Fun, fun, fun!

June 8, 2009 at 4:19 pm (Baby) (, , , , , , )

I just head the spoon towards my mouth and… yum!

Xander has been having a lot of fun playing with his spoon after his afternoon snack of fromage frais (which he loves!). As you can see, he can get the spoon in his mouth the right way round, although whenever I give him a “loaded” spoon, it just gets waved about till everything flies off it and redecorates the nearest wall and the carpet to boot!

And he’s quite confident now when it comes to sitting and playing. As I type, he’s sitting on his play mat, playing with his stacking cups and has been doing so for the last half an hour or so with no problems at all. He occasionally turns to the telly if some music catches his attention, but he’s quite happy just sitting on the floor with is toys. Awww, bless!

These stacking cups are so much fun!


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The drinks are on Xander!

June 4, 2009 at 9:33 pm (Baby) (, , , )

Got Milk?

Today saw something of a milestone for Xander – for the first time ever, he drank his milk, all by himself, from his sippy cup with no help from me at all! OK, I helped a little bit, just to get him started, but after that, he managed perfectly well on his own. He spilled a little bit down his front, but that’s no big deal – the big deal is he can now do it for himself – hurrah!

I’m so proud I could just burst!


And the other pictures, below, were taken on Sunday when we had a family trip to the park. Xander had a lovely time playing with his toys and also had a go on the swings  (on my knee) and loved it!

Fun in the sun!

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Cheeky bugger!

June 14, 2008 at 1:38 pm (Life gets in the way...) (, , , , )

There’s a guy who wanders up and down George Street with a small kid in tow, stopping random passers-by and asking them for a couple of quid to get him and the kid home. The trouble is, this total Chav is obviously a chancer trying to pull a fast one and today, due to my lack of sleep last night, I was in no mood to give my usual “sorry, no” reply…

Today, he had not one, but two little’uns with him when he stopped me:

Chav: Excuse me, love, can you spare me a couple of quid for the bus to get my kids home?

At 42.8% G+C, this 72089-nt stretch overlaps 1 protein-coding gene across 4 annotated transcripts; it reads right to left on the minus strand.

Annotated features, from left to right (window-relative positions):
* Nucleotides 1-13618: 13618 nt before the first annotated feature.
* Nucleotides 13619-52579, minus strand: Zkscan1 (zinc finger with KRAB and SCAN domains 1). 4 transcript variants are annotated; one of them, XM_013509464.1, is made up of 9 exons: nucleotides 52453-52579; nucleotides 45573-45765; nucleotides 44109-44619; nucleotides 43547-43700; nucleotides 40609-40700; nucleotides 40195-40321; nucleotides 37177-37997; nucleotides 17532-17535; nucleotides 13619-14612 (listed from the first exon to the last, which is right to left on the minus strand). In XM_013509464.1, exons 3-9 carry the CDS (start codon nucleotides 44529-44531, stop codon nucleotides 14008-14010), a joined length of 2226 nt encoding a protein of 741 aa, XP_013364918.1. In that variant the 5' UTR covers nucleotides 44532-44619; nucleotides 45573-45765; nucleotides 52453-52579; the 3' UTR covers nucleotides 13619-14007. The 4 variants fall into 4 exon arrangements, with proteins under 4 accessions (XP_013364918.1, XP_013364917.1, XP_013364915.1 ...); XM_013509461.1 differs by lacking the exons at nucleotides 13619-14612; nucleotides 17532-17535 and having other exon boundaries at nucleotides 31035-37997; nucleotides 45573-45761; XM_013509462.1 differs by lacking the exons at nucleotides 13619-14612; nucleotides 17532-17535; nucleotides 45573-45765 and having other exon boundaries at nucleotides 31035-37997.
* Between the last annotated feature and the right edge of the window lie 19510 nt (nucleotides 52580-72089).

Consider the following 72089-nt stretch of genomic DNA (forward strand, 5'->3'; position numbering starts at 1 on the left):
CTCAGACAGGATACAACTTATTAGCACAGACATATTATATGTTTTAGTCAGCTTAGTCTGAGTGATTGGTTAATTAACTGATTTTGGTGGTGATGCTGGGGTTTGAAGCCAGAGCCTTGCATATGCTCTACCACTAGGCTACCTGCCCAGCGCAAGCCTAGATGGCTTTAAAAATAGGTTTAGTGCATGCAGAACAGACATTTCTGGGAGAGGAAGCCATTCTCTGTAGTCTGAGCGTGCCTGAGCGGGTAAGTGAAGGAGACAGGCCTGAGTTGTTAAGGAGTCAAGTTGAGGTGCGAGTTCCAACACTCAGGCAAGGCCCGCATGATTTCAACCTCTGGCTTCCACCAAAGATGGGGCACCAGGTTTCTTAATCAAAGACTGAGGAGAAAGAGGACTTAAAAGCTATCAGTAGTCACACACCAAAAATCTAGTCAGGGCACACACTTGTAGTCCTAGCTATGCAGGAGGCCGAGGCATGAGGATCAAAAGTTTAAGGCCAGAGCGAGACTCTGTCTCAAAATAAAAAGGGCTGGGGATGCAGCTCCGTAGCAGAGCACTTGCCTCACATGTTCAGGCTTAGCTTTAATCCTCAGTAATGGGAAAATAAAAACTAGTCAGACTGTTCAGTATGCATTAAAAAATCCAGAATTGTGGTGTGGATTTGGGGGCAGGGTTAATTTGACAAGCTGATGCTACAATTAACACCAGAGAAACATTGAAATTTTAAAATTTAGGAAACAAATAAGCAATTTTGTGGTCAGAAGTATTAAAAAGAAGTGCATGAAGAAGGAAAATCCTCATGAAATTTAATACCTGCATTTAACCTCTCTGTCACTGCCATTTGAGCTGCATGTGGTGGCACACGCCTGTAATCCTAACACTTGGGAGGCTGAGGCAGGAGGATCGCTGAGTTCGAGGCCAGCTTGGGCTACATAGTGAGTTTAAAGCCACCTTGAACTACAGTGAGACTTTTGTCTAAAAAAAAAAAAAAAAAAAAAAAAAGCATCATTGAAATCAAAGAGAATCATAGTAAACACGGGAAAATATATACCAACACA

Me: You know what? You stop me nearly every week and my answer is always the same – no, I’m not giving you any money.

Chav: (in a slightly threatening yet defensive manner) Yeah, so? What’s funny about that, then?

Me: (gripping handbag and golfing brolly tightly, just in case!) It’s NOT funny – it’s well dodgy! And it’s SHAMEFUL of you to use your kids that way!

At this, the Chav backed off and looked for someone else to approach. Unfortunately for him, everyone nearby was grinning at my gutsy reproach and one big, burly guy looked ready to step in on my behalf should the Chavmeister decide to try his luck taking me on physically.

I know I shouldn’t have risked such a confrontation (especially whilst carrying Tadpole!) but the guy really pissed me off. It might just be my opinion, but such folks deserve a good smack about the head for such bare-faced cheek!

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About bloody time…!

May 29, 2008 at 8:56 am (News) (, , , , )

Missing – Madeleine McCann

Call me heartless, callous and cruel if you like, but it seems well overdue to me that the McCanns may face charges of neglect and abandonment over the case of their missing daughter, Madeleine. Yes, it’s tragic that their very young daughter disappeared, but the fact remains that they left her and her younger siblings alone in an unlocked apartment while they and their friends dined elsewhere. It does not matter that they claim they regularly checked on their children – they left them alone in a foreign country while they went out to have fun with their friends.